One of the first types of tea I was given by my mother when I was a child was peppermint tea, I used to suffer from stomach aches when I was younger and in Jamaica we used it as a folk remedy to help ease the pain. When we moved to the UK in 1993 I recall a time when I had a very sore stomach my mum gave me peppermint tea and she had taken me to the doctor, back then they didn’t seem to know about its benefits and the doctor told my mother not to give me “that type of tea anymore”. Since then it has been prescribed for many ailments and is a wonderful plant to have in your kitchen cupboard or your garden (fresh mint smells amazing!)
What is Peppermint?
It is an aromatic perennial plant with purple flowers and serrated edges on the green leaves. The essential oil contains the principal active ingredient in the plant: menthol, menthone, and menthyl acetate. Both Spearmint and Peppermint contain menthol, whilst peppermint has a higher percentage. The menthol content of peppermint oil depends on the habitat, climate and where the mint is grown. This also determines the quality of its essential oil.
When was peppermint discovered?
Peppermint was first documented in 1753 by Carl Linnaeus. The specimens were collected in England and originally they were treated as their own species, but now it is universally agreed to be a natural hybrid of water mint (Mentha aquatica ) and spearmint (Mentha spicata).
Where can it be found?
It is grown in the USA, Asia and Europe. In summer, the plant is ready to be harvested when the natural oils are at their fullest, picked before the midday sun which can reduce the oil content in the leaves.
What is Peppermint Tea?
The dried leaves of the peppermint plant are brewed to make a herbal tea. The menthyl acetate gives peppermint its’ minty aroma and flavour whilst the menthol is found in the leaves and flowers of the plant and provides the cooling sensation of the herb.
How to make:
Place 1 heaped teaspoon of Mindful Roots Tea Organic Peppermint per 200 – 260 ml (1 cup) of water in a teapot.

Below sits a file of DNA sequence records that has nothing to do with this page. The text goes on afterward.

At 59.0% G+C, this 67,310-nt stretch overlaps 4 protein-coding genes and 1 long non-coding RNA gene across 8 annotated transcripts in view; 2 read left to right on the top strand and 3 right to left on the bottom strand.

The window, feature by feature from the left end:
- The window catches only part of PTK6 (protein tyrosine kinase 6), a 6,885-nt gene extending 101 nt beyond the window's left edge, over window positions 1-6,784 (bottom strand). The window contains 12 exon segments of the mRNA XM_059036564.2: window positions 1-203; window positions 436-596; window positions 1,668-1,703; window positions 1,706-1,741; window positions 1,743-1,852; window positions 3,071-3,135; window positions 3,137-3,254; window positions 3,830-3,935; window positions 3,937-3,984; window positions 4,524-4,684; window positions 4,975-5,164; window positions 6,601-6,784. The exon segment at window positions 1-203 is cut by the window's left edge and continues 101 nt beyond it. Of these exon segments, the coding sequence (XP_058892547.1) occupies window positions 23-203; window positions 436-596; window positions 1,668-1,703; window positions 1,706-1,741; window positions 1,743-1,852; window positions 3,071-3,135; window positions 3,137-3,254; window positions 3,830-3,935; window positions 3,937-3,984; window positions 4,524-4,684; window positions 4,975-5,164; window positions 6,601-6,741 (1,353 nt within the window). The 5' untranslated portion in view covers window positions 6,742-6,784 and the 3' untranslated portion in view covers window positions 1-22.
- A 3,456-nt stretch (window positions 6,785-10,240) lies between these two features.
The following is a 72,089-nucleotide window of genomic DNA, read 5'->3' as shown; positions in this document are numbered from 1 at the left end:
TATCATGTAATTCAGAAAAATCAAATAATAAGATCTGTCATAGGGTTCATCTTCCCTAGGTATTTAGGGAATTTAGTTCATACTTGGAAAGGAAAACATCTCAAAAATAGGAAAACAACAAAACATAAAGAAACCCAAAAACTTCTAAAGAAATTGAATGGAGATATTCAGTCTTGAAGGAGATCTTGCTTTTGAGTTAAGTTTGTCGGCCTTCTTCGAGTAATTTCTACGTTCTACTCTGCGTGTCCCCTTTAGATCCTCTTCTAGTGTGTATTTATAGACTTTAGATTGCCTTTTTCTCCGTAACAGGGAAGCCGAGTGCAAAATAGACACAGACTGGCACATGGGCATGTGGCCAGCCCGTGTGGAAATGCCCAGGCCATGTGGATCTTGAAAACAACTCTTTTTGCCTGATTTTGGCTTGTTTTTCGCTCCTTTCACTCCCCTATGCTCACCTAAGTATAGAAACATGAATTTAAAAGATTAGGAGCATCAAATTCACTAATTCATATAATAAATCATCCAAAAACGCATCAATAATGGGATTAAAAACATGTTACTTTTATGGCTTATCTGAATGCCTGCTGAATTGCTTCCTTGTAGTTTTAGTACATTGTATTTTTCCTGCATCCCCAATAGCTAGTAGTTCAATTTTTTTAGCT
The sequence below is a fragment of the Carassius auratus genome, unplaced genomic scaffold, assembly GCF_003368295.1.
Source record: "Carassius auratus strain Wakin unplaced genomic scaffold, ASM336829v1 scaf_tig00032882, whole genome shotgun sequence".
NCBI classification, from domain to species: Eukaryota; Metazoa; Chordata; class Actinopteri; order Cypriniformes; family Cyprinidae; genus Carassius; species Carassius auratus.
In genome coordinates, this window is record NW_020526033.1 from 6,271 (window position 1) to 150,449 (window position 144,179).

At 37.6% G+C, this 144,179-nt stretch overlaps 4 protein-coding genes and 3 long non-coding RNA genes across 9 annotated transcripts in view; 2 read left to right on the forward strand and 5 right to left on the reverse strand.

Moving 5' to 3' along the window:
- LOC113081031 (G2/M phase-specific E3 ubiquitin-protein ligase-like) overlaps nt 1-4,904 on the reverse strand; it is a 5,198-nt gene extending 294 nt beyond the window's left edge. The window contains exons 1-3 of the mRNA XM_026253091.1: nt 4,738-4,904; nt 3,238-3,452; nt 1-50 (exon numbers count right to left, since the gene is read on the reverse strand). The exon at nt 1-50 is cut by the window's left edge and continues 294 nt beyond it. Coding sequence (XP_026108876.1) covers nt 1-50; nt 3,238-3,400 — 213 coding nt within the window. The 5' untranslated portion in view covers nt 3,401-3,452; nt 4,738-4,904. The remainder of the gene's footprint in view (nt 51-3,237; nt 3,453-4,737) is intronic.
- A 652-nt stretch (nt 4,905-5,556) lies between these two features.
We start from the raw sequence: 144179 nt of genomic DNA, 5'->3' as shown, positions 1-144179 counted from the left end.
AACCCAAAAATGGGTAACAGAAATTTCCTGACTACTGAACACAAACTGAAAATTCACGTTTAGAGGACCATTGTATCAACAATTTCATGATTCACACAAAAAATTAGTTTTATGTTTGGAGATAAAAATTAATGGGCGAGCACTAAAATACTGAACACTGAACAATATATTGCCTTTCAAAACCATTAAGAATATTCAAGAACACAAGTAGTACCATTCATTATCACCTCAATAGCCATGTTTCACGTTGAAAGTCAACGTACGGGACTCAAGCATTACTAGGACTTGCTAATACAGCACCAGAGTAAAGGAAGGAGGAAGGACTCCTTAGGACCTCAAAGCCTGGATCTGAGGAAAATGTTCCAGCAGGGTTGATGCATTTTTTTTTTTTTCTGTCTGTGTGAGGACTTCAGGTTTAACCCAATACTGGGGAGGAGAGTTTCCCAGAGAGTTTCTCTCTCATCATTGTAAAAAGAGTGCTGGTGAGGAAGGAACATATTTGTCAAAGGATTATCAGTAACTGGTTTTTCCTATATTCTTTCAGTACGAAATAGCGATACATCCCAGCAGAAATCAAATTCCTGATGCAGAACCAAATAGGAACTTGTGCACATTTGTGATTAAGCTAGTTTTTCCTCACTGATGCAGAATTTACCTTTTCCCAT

Pour freshly boiled water over the leaves and steep between 5 – 10 mins depending on how strong you would like your tea.
Sweeten with sugar, agave, maple syrup or honey if preferred.
There are many uses and benefits for this humble plant but today we are focusing on 3 of them. Peppermint is a plant that has been used medicinally for centuries. In fact, dried peppermint leaves were found in Ancient Egyptian pyramids dating back to 1000 b.c. Peppermint was first listed in the London Pharmacopoeia in 1721.
- Aids digestive system ailments: The ancient Greeks and Romans used it to sooth the stomach. In the 18th Century in Western Europe it was used as a folk remedy for nausea, vomiting, morning sickness , respiratory infections , and menstrual disorders. More recently it appears in the British Herbal Pharmacopoeia confirming the folk remedies and also used as a remedy for other stomach related issues such as intestinal colic and gas. A German health commission, German Commission E, has endorsed peppermint tea as a treatment for indigestion. Try drinking 1 cup of tea with meals.
2. Respiratory system: An expectorant and decongestant, it may reduce inflammation of nasal passageways, when menthol vapours are inhaled, nasal passageways open to provide temporary relief of sinus congestion. Peppermint tea could stimulate the immune system and relieve the congestion of colds and upper respiratory infections. Cool your tea down and try taking 3 – 4 cups throughout the day.
3. Migraines and Headaches: The cooling properties of the menthol are thought to ease the pain of headaches and migraines. Try drinking 1 -2 cups a day to help ease symptoms.
People interested in trying peppermint tea should use it as a supplement and not a replacement for their usual medication regimen. If in doubt always consult a health professional before trying.
Have you tried it? Let us know what you think of it by leaving your comments below.
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Hello, I’m Elle a Tea Champion through the UK Tea Academy. I started Mindful Roots Tea as I have a passion for all things tea. I curate delicious, fun, all-natural tea blends that have added wellness benefits.